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RE: Macer Floridus at the British Library...
I think I have copies of three of these. The
herbals I was most interested in I now have copies
of - Bancke's Herbal and A New Herbal. Both are
translations of Macer, and in the New Herbal there
are roots of what are called "running plants" (I
take it those that shoot off from running roots)
that resemble those in the voynich, as well as a
star shaped flower akin to a drawing in the
Voynich. A few other similarities.
My consideration is that these were probably drawn
from a manuscript copy, just as most translations
from that time were. The plants in the New herbal
don't seem to match those of the latin version in
style, so I assume they're from a manuscript.
There are only a few similarities to Voynich
plants, but I'm more or less taking in the general
artistic influence in my consideration.
As to variations of names of plants, one of the
most descriptive I've ran into is one called "two
faces in a head". There's also that little lizard
in the VMS sucking on a plant, possibly akin to
the names "dragon's dew" or "dragon's milk", a
kind of thistle? Early English names were far
more colorful than the traditional languages.
One thing your list does show is that there was a
wide variety of local names for things, depending
on the region, especially throughout England. I
can't find any early plant names in Welsh, aside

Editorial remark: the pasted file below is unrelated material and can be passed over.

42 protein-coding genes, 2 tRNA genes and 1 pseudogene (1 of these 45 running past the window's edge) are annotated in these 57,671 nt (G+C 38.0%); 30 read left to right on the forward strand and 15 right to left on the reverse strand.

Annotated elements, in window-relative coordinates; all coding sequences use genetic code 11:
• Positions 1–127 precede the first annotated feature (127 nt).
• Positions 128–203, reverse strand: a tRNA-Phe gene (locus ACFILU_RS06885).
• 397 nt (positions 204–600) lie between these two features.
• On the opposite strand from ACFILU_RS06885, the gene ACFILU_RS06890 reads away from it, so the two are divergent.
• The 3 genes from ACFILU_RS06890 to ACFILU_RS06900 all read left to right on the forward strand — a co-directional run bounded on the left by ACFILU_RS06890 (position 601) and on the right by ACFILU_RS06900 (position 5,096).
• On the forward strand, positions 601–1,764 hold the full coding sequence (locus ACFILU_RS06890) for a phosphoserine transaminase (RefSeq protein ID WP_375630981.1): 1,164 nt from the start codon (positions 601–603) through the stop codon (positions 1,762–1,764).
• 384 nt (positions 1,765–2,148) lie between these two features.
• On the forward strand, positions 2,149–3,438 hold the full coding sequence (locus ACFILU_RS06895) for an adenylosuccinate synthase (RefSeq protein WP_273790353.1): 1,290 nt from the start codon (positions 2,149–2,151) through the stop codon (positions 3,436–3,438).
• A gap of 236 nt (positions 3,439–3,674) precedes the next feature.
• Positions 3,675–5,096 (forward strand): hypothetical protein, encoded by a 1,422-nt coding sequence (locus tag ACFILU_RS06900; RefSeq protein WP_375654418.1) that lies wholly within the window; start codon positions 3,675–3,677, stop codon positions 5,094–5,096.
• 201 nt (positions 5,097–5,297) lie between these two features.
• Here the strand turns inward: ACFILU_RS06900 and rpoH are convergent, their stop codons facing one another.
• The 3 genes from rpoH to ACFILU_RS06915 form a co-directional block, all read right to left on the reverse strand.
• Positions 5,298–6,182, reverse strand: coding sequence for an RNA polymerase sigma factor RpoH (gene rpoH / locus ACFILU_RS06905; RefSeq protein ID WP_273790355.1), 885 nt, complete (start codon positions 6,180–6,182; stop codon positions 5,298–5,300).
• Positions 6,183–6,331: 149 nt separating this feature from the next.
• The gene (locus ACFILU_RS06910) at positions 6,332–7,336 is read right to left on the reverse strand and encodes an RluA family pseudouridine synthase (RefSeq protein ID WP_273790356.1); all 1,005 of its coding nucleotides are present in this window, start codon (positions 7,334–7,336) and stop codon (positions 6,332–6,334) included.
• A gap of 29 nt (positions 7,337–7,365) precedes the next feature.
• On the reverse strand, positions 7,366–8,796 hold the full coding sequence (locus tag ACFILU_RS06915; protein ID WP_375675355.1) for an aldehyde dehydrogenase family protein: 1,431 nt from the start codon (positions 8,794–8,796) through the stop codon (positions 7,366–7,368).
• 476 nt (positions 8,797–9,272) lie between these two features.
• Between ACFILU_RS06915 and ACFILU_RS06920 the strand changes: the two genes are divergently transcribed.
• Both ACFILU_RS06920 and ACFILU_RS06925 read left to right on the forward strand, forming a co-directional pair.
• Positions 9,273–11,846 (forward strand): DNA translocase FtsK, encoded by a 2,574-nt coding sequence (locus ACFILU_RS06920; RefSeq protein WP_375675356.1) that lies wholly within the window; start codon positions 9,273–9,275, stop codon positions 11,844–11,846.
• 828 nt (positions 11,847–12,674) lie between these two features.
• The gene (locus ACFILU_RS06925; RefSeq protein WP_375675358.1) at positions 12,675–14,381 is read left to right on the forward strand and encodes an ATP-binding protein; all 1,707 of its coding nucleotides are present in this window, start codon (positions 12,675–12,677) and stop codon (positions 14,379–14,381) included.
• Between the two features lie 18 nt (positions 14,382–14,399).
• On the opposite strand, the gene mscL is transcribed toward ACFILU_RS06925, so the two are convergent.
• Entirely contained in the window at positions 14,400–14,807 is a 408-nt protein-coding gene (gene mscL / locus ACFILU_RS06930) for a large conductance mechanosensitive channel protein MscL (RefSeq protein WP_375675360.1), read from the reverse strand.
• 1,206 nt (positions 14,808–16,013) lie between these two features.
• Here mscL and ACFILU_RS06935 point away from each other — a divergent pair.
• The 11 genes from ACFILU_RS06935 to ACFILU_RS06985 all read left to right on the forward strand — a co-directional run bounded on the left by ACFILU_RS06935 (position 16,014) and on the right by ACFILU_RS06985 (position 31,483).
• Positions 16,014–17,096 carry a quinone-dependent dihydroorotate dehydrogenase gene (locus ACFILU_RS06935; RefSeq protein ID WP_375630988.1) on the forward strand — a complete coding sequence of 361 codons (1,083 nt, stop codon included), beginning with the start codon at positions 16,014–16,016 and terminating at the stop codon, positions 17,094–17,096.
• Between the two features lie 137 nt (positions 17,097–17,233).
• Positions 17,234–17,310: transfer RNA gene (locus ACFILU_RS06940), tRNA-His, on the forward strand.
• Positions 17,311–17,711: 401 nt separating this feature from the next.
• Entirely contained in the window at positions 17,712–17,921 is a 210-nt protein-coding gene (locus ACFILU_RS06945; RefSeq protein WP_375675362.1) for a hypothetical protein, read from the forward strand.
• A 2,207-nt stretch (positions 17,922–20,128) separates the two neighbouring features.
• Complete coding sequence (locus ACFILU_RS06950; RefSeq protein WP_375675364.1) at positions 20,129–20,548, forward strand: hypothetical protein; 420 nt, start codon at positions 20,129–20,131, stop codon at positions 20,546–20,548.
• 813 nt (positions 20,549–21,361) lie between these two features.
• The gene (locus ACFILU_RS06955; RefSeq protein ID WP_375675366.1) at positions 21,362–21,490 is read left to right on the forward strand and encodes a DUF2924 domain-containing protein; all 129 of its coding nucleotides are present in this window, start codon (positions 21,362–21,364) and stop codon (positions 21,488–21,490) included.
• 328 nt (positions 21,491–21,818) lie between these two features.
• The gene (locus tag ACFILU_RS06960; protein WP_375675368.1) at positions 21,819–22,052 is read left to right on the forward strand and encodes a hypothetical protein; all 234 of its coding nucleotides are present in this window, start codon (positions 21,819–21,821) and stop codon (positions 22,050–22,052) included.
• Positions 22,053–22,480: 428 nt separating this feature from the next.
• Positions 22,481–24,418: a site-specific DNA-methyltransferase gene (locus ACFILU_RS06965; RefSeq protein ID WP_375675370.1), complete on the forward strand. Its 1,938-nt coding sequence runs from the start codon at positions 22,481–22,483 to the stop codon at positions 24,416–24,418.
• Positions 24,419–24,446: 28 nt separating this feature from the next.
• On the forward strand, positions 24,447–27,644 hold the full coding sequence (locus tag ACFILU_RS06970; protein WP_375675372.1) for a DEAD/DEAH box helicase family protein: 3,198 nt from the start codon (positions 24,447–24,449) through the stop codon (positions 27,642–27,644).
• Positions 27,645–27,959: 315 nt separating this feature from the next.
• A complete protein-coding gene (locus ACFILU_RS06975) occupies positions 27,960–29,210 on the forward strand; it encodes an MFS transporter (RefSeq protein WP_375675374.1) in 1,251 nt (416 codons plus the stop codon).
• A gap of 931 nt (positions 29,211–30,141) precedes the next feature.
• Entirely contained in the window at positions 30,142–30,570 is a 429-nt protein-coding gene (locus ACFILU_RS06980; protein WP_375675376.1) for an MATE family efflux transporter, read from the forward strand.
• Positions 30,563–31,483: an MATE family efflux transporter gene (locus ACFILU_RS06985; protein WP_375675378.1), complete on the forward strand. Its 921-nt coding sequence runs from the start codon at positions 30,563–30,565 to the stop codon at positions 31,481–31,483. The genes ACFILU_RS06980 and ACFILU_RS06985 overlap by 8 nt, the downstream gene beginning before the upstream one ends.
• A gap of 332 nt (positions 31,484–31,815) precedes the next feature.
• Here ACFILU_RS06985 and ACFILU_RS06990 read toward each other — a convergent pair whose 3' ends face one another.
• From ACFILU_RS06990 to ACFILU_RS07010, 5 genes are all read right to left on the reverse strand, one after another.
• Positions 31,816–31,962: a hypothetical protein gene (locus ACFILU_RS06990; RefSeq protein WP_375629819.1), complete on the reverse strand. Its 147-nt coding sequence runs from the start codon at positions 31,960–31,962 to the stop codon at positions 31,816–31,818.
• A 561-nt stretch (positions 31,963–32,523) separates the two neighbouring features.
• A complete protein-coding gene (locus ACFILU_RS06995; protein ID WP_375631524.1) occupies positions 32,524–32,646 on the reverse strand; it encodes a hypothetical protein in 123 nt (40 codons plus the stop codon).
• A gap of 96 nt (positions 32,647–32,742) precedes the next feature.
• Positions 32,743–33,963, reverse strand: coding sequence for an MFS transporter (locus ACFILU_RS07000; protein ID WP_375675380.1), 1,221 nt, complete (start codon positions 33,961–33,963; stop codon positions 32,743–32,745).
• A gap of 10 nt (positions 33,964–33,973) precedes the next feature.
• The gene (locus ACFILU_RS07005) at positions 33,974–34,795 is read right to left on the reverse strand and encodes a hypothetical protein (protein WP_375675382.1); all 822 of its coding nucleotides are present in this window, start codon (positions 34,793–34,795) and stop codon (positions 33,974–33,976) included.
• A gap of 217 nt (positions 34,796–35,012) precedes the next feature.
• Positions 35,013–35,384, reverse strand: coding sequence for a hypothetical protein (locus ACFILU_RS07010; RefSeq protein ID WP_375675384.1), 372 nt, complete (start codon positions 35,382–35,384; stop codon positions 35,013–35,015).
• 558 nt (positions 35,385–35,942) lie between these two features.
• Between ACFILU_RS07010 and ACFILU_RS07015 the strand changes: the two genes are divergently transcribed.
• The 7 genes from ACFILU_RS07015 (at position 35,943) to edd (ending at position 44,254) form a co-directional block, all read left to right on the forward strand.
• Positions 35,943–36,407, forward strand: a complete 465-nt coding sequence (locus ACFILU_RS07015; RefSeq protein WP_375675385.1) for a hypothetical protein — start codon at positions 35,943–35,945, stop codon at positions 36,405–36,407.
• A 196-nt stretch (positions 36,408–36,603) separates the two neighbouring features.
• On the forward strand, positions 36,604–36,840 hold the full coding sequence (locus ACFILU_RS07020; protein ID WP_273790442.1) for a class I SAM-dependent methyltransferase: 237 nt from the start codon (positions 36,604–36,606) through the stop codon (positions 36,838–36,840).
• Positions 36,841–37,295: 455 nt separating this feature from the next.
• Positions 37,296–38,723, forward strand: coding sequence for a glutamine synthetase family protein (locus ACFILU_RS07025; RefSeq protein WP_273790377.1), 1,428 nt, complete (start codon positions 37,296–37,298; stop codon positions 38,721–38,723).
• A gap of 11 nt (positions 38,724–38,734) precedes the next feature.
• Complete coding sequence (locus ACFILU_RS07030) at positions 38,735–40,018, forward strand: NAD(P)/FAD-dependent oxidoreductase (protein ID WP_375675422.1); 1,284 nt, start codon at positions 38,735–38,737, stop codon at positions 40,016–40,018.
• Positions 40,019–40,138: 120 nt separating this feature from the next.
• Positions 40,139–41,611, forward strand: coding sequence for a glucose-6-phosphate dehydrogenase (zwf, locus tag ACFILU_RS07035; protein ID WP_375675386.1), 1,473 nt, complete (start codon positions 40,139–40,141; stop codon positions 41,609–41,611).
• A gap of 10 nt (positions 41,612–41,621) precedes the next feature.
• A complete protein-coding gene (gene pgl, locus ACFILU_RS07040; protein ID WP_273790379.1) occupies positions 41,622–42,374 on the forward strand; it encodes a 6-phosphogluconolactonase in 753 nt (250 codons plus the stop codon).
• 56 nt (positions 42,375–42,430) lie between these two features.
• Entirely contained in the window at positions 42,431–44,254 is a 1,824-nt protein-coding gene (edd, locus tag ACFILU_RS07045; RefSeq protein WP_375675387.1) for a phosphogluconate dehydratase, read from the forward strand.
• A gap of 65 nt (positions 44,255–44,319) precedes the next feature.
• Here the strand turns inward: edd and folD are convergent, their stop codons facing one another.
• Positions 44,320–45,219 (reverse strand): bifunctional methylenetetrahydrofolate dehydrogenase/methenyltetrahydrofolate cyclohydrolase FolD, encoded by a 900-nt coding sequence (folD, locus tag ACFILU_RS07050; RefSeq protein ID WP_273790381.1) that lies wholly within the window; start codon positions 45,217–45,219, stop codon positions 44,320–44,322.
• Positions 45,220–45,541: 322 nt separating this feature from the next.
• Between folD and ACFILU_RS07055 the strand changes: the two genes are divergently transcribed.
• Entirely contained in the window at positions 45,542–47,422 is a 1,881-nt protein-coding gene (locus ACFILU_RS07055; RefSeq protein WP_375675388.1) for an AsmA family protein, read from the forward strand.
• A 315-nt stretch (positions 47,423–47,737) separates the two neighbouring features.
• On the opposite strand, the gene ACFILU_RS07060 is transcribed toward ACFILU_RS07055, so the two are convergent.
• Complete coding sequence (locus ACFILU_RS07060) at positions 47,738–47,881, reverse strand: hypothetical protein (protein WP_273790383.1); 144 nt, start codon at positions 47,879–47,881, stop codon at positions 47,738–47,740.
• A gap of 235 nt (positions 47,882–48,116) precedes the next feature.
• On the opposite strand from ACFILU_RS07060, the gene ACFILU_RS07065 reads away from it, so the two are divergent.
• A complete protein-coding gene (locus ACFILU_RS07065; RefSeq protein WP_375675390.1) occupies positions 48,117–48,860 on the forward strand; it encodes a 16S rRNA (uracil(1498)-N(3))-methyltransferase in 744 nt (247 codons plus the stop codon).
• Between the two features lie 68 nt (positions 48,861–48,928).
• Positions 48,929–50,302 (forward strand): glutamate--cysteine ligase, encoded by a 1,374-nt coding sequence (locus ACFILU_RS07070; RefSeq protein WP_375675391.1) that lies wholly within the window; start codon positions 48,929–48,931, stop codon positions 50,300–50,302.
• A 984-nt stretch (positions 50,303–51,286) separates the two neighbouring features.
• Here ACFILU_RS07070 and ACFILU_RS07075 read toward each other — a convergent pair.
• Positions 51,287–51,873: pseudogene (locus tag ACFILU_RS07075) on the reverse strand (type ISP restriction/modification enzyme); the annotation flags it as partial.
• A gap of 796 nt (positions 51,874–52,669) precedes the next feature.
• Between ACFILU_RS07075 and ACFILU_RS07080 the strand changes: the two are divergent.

from a book of the names of biblical plants.
These names are hardly recognizable in English.
From: Nick Pelling
Sent: Tuesday, February 12, 2002 5:18 PM
Subject: Macer Floridus at the British Library...
The British Library turned out to have 4 copies of
Macer Floridus, and I
spent an hour in this afternoon trying to compare
Their copies are divided into two pairs, each
corresponding to one
particular edition. However, the differences
between editions were
extremely narrow - little more than "9" for "-us",
"q-(bar)" for "que" etc.
The woodcuts appeared identical, differing only
the amount of ink applied
to them. :-)
As far as alternative names for plants goes, one
copy (shelfmark I.A.38486)
had a large number of annotations (though I don't
know when they date
from). For example, the first plant (artemisia)
had the following
alternative names (I may well have read some of
them incorrectly, but it
wasn't for lack of trying):-
bright in boure
calida & fitta mq (?)
Given that this writing was fairly hard to read, I
simply didn't have the
time to do the same for the other 76. :-(
The text is formal and metric throughout, with
comments beside as a kind of
shortcut to the remedies in the text - for
example, "de oculis", "de
menstruae", etc. However, if this had been used as
the basis for the VMS, I
would expect to see more symmetry on the page than
As it is, the only page in the VMS that looks at
all like poetry is f81r
(thanks to Philip Neal who pointed this out over
lunch the other day).
The diagrams have nothing in common with the VMS
that I could see - they're
nicely conceived (and nicely executed) woodcuts,
but you'd have to work
extraordinarily hard to make a case for any
For example, the illustration for the flowering
part of henbane (which is
helpfully identified in the marginalia of one copy
as "henban") is
gratifyingly similar in topology to the one Dana
identified in the VMS, but
not in any other respect that I could see (like
approach, etc). :-/
Cheers, .....Nick Pelling.....